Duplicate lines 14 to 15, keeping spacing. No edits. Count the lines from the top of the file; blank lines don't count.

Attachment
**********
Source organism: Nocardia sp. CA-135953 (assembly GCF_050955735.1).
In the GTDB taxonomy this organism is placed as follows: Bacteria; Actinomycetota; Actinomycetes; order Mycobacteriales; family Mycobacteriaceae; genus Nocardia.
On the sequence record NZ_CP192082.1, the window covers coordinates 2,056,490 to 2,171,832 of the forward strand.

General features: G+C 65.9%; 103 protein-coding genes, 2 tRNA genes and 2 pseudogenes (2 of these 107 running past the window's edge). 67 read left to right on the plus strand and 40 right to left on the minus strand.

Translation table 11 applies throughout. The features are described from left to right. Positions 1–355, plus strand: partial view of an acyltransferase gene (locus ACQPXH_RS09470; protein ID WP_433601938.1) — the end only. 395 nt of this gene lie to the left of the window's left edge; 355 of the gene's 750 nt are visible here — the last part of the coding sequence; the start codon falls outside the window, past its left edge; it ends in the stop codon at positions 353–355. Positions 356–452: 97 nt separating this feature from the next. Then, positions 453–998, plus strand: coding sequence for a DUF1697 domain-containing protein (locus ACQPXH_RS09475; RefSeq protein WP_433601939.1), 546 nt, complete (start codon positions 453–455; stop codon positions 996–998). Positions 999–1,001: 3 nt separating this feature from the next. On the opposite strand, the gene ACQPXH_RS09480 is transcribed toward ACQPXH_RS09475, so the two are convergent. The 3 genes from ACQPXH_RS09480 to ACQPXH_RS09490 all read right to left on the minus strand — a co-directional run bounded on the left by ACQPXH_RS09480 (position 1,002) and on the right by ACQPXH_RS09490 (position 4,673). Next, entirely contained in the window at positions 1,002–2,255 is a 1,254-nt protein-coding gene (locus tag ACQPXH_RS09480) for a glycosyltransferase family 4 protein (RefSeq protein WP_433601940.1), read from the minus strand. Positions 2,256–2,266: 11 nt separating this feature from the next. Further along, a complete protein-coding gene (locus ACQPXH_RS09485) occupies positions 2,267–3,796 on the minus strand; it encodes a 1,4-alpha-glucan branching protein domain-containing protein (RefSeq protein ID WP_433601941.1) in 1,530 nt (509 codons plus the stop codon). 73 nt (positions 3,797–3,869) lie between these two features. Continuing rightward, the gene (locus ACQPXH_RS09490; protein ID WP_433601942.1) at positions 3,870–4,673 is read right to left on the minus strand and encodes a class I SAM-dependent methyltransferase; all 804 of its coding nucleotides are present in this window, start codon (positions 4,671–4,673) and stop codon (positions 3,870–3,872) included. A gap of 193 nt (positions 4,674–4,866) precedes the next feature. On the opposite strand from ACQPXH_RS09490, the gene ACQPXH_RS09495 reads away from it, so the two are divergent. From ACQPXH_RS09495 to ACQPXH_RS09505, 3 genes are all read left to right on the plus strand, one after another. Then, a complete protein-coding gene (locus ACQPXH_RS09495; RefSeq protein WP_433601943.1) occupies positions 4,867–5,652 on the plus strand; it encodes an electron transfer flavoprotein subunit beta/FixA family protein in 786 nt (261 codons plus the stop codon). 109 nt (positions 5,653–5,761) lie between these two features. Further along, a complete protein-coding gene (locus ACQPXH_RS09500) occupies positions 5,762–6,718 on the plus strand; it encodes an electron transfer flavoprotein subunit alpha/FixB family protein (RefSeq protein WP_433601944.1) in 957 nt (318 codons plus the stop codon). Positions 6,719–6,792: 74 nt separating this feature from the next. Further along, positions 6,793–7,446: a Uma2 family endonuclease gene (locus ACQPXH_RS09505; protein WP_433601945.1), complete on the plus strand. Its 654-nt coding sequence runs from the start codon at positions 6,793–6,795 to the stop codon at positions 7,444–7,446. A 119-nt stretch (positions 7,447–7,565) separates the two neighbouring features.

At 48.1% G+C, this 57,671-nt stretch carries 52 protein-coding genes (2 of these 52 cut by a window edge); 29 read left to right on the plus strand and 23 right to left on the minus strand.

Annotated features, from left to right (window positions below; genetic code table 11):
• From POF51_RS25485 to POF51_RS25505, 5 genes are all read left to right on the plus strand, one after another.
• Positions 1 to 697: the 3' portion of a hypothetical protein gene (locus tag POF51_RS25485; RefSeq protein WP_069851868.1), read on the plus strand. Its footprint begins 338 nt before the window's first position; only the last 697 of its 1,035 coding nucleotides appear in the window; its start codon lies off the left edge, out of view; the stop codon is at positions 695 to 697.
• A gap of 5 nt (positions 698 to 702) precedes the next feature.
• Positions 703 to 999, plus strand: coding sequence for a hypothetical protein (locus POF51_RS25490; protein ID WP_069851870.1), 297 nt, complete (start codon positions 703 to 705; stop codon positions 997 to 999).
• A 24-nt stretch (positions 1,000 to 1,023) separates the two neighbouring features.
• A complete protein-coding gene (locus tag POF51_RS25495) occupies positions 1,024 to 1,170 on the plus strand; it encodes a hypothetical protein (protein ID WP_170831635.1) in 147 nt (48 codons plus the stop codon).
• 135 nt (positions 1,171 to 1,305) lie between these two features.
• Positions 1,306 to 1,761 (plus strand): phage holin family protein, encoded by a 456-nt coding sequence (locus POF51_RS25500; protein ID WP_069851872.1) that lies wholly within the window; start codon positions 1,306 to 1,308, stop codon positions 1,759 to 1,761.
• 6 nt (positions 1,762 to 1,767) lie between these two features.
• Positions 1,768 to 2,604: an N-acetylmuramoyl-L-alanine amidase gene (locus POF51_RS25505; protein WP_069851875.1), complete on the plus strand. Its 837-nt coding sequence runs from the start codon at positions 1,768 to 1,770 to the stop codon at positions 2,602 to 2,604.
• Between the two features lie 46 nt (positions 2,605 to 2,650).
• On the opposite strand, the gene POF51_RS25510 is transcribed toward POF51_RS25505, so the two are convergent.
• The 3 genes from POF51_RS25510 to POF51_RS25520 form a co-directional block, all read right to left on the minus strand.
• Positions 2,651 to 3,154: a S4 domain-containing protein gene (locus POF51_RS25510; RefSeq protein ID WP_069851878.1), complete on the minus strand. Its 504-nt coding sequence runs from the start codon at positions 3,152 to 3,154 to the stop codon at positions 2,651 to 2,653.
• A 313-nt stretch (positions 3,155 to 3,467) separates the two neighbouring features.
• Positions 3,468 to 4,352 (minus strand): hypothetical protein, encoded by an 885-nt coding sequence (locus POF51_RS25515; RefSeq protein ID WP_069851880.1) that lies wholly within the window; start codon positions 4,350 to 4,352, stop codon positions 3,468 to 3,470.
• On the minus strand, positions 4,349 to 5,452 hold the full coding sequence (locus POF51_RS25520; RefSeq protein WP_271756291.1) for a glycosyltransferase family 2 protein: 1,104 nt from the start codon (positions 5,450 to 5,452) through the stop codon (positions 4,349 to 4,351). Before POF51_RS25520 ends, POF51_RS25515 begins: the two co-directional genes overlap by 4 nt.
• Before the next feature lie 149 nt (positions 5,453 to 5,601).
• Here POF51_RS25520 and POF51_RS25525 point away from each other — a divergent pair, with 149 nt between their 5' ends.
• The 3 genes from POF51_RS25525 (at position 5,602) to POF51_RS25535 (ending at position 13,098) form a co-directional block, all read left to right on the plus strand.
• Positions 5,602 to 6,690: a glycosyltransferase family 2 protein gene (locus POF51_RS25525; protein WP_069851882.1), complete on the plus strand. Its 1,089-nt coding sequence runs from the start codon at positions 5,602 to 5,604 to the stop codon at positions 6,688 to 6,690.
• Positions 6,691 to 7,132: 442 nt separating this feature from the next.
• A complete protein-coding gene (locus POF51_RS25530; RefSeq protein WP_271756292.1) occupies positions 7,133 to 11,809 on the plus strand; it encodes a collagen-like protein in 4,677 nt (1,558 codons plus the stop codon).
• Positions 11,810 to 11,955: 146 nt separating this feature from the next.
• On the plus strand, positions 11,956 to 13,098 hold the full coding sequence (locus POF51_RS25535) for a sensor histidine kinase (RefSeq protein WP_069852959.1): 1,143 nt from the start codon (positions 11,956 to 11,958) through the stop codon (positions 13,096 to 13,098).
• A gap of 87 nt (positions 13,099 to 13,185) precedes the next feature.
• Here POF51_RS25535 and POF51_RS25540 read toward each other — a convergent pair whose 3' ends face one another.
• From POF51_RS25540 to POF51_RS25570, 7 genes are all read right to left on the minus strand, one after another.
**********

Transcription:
• 135 nt (positions 1,171 to 1,305) lie between these two features.
• Positions 1,306 to 1,761 (plus strand): phage holin family protein, encoded by a 456-nt coding sequence (locus POF51_RS25500; protein ID WP_069851872.1) that lies wholly within the window; start codon positions 1,306 to 1,308, stop codon positions 1,759 to 1,761.